The U.S. Millennium Challenge Corp. announced Thursday it has put off a decision on whether to allow the Philippines to continue developing its second compact with the bilateral aid agency at a later date. The move came amid rising concerns internationally about the Philippine government’s commitment to the rule of law and human rights.
“This decision reflects the board’s significant concerns around rule of law and civil liberties in the Philippines,” said U.S. Embassy in the Philippines spokeswoman Molly Koscina in an emailed statement to Agence France-Presse.
Koscina did not elaborate on the decision and only said that the agency will “continue to monitor unfolding events in the Philippines” while emphasizing MCC’s strict eligibility criteria, which includes a country’s “demonstrated commitment to the rule of law, due process and respect for human rights.”
The Philippines is currently in the midst of a bloody anti-drug campaign that human rights groups have linked to a rise in extrajudicial killings in the country. Over 6,000 people have reportedly been killed in Philippine President Rodrigo Duterte’s “war on drugs,” yet calls for the administration to spearhead an independent investigation of the killings have so far fallen on deaf ears.
Since assuming the presidency in June 2016, Duterte has made eliminating criminality and drugs at any cost the cornerstone of his administration. Speaking before business leaders on Monday in Manila, the outspoken Philippine leader even boasted of spearheading the killing of criminals in the city of Davao where he served as mayor for over two decades before becoming president.
He said calls for respect for human rights, including from high-profile leaders such as outgoing U.S. President Barack Obama, will not stop him from continuing his anti-drugs policy.
The White House called the latest comments “deeply troubling.”
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Following MCC’s deferment announcement, Koscina clarified MCC has yet to decide on whether to suspend or terminate the Philippines’ compact eligibility.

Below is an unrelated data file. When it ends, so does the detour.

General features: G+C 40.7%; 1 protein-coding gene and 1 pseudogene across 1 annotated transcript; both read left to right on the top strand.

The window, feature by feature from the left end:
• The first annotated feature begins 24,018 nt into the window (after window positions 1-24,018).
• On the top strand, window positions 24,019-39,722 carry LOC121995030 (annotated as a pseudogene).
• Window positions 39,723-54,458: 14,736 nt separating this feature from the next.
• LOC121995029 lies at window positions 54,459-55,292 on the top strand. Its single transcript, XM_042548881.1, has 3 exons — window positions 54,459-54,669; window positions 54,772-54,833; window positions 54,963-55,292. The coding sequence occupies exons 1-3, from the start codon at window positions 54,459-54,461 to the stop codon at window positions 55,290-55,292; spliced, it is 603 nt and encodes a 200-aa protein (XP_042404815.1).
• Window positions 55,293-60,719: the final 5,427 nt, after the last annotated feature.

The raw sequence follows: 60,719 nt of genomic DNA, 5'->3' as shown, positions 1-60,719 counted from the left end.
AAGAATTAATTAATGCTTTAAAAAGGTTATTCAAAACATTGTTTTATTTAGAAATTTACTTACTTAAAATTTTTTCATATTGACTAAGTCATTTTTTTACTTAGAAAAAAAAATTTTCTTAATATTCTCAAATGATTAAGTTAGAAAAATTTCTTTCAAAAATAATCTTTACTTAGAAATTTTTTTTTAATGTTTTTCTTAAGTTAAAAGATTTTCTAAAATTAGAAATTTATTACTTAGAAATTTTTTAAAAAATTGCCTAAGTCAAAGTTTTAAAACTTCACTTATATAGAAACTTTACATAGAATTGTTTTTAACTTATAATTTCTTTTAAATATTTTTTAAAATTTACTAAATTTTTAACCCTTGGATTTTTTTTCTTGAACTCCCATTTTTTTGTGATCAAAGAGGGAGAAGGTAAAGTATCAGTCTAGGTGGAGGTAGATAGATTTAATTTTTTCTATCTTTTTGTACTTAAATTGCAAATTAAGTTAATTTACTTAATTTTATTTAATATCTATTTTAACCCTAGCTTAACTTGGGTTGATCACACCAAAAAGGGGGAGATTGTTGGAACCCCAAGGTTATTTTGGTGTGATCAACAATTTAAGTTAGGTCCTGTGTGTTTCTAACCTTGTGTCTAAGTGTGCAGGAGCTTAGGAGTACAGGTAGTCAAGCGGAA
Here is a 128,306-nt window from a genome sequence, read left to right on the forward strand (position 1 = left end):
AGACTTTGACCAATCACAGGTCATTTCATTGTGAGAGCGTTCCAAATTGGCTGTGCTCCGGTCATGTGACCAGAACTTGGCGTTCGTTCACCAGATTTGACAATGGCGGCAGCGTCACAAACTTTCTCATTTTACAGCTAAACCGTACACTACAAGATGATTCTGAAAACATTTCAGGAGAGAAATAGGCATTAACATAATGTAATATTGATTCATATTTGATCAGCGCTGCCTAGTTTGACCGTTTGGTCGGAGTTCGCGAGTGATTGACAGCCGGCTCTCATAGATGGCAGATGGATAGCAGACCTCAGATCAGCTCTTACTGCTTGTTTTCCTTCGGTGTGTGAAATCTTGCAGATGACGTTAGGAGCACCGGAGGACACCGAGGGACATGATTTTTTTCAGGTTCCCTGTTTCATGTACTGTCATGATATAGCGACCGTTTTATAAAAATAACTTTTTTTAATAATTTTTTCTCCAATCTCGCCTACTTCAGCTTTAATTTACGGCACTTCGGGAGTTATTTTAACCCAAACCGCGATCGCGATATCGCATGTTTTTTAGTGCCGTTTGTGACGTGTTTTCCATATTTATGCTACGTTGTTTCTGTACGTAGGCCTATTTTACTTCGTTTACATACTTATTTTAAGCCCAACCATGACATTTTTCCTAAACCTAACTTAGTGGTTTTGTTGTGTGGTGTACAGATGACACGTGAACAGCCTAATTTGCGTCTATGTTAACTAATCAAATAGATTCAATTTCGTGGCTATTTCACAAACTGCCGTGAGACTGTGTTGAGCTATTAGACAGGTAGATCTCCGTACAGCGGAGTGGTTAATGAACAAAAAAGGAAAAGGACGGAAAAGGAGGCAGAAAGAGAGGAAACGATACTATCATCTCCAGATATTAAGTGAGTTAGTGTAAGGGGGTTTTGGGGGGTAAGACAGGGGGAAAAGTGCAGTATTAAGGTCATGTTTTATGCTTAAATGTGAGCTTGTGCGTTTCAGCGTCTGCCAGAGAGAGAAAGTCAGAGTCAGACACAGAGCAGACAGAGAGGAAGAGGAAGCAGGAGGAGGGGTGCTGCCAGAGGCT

“It is important to note that the Philippines compact remains only in development; no compact has been brought forward for board approval,” she told AFP. “For now, compact development will proceed,” she said referring to the MCC process for assessing a country’s development needs and designing aid packages to address them.
The Philippines’ first compact with the bilateral aid agency ended in May, but even before its conclusion, MCC already announced its interest to continue working with the Philippine government. In December 2014, the MCC board selected the Philippines as eligible for a new compact, recognizing the Southeast Asian country’s achievements in road rehabilitation and better tax collection, as well as the government’s “strong efforts at policy reform.” The board reiterated this in December 2015 when it allowed the country to continue developing its second compact.
In July, Devex met with members of the Philippines Compact Development Team in Manila to discuss their priorities for the forthcoming grant, which is expected to be around the same amount as the first compact: $434 million spread out over five years. The team identified investments in rural agriculture as a top priority, but cautioned it was still subject to consultation with other stakeholders, including members of civil society, the private sector and the Philippine government.
Sources close to the compact development process told Devex on Thursday that the second compact was slated for finalization and signing in the October or November 2017 timeframe, and there is still a chance of this happening — unless the MCC board decides to suspend its partnership with the Philippines when it meets again in March 2017.
MCC is well-known for its strict ground rules regarding compact country selection and the disbursement of aid. The agency also has a history of suspending or terminating assistance to countries with governance issues. In December 2015, the board put off a decision on Tanzania’s second compact over concerns about the conduct of elections in Zanzibar. But after seeing no significant improvements in ensuring free and fair elections, plus mounting concerns on government measures curtailing freedom of expression and association, the MCC board decided to suspend its partnership with the Tanzanian government.
The board’s deferment adds to already growing uncertainties on the future of U.S. aid in the Philippines following Duterte’s public questioning of his country’s alliance with the U.S. There is no indication the Philippine president will change course if the U.S. or other countries decrease or withdrawal aid. In an October speech before members of the Philippine National Police, he said that donors such as the U.S. and the European Union can withdraw their aid if they want to and he will not beg for it.
Whether any of that will change once U.S. President-elect Donald Trump officially takes office in January remains to be seen. The Philippine head of state has indicated he has a good rapport with the incoming U.S. leader after Trump allegedly wished him success on his campaign against drugs during a phone conversation early December.
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